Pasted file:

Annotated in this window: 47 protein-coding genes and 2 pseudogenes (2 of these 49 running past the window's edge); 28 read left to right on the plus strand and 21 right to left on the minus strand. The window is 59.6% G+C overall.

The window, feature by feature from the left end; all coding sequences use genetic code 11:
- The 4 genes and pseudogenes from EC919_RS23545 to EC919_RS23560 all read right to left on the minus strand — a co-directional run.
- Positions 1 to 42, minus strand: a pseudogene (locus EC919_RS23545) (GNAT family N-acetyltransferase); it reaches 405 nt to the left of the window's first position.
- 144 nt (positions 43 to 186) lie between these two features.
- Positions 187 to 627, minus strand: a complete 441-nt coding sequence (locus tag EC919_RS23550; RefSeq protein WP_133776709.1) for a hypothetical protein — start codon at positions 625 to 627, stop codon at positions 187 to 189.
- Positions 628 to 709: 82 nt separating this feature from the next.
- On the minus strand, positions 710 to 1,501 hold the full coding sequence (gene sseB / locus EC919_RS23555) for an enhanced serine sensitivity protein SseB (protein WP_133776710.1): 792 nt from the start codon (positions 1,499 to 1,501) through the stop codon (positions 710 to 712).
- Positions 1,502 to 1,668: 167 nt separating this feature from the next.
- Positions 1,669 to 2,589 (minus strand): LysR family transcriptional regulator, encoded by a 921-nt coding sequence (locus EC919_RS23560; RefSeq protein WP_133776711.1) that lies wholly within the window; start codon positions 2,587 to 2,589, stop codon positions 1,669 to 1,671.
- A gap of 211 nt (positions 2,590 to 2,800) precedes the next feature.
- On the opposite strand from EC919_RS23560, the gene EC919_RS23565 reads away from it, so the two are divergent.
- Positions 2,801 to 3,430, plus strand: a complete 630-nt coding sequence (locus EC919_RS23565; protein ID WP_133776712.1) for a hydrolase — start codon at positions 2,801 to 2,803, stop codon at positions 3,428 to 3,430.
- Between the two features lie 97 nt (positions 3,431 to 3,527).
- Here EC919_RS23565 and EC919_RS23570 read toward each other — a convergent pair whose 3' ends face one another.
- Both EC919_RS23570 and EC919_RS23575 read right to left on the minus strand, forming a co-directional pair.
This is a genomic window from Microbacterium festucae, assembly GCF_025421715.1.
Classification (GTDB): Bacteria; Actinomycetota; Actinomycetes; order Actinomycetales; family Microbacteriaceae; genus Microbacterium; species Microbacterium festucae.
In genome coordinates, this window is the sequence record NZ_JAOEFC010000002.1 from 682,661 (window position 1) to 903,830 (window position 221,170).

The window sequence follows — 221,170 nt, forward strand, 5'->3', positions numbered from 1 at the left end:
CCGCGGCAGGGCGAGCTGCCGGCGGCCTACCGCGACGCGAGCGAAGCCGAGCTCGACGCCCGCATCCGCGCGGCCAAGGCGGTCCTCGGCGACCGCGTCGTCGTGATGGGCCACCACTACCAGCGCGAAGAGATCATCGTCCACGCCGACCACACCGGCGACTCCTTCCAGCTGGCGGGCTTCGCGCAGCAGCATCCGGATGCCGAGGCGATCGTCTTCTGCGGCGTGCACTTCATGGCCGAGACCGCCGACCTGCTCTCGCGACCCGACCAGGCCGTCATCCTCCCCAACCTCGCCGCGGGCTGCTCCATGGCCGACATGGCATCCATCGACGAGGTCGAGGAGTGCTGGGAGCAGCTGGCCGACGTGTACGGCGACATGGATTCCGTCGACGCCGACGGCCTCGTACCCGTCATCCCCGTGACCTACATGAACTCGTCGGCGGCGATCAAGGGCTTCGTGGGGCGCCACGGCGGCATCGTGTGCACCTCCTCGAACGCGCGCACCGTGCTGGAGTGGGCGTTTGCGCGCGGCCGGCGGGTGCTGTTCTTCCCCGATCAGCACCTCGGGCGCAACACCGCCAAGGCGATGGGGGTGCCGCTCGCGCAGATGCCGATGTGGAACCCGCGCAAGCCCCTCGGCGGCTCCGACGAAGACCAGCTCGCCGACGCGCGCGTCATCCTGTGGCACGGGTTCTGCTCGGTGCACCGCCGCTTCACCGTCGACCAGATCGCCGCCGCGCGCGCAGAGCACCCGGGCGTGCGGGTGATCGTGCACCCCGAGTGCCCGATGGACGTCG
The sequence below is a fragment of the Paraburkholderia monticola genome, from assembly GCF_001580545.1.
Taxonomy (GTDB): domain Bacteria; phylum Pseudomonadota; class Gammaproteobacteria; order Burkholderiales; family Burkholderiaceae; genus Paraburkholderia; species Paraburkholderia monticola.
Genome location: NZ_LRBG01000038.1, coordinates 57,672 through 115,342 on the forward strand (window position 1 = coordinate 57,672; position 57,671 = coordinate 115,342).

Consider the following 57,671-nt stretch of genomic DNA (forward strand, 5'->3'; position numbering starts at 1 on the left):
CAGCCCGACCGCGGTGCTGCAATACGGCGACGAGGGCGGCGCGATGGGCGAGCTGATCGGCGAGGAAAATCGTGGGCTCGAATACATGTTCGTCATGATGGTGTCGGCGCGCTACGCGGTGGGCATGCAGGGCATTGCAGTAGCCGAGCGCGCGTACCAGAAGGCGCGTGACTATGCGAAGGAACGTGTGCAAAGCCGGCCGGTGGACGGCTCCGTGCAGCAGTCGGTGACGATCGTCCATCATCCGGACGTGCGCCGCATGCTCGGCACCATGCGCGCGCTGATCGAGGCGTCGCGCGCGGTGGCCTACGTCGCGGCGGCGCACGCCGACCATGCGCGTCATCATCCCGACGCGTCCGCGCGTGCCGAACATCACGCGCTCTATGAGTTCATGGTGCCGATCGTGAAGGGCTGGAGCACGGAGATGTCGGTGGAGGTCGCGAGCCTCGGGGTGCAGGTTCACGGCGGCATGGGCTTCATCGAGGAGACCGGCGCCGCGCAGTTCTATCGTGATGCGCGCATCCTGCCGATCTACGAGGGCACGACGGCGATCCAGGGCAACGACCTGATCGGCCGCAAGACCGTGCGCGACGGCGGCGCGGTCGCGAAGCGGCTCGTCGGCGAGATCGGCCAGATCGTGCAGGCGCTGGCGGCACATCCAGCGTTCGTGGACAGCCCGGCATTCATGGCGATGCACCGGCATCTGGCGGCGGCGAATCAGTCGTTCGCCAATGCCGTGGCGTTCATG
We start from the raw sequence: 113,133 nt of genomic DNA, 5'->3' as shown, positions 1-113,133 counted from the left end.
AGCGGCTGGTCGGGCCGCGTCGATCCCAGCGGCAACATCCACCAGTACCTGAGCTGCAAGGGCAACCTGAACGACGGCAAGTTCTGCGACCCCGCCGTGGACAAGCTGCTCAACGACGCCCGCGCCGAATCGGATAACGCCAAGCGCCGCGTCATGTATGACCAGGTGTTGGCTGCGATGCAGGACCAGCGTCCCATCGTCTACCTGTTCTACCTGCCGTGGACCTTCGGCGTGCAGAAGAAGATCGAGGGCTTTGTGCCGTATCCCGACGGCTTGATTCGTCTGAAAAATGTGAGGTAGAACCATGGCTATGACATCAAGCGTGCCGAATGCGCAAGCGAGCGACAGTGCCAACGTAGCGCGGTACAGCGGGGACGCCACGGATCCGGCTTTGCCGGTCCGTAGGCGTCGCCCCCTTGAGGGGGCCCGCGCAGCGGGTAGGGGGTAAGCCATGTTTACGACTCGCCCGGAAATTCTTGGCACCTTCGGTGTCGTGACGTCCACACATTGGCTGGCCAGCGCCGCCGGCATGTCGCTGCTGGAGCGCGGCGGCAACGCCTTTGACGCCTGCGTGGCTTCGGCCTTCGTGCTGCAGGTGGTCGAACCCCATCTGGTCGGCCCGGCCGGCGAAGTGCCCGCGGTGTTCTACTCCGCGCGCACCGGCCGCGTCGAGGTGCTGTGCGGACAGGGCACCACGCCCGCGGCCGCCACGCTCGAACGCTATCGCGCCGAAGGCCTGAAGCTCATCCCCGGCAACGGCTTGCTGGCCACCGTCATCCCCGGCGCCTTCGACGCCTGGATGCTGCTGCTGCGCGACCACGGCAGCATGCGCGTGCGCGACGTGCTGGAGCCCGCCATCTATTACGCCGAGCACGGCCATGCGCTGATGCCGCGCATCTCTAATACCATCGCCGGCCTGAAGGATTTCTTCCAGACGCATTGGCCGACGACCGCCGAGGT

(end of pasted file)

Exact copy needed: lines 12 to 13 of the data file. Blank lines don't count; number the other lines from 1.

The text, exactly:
- On the opposite strand from EC919_RS23560, the gene EC919_RS23565 reads away from it, so the two are divergent.
- Positions 2,801 to 3,430, plus strand: a complete 630-nt coding sequence (locus EC919_RS23565; protein ID WP_133776712.1) for a hydrolase — start codon at positions 2,801 to 2,803, stop codon at positions 3,428 to 3,430.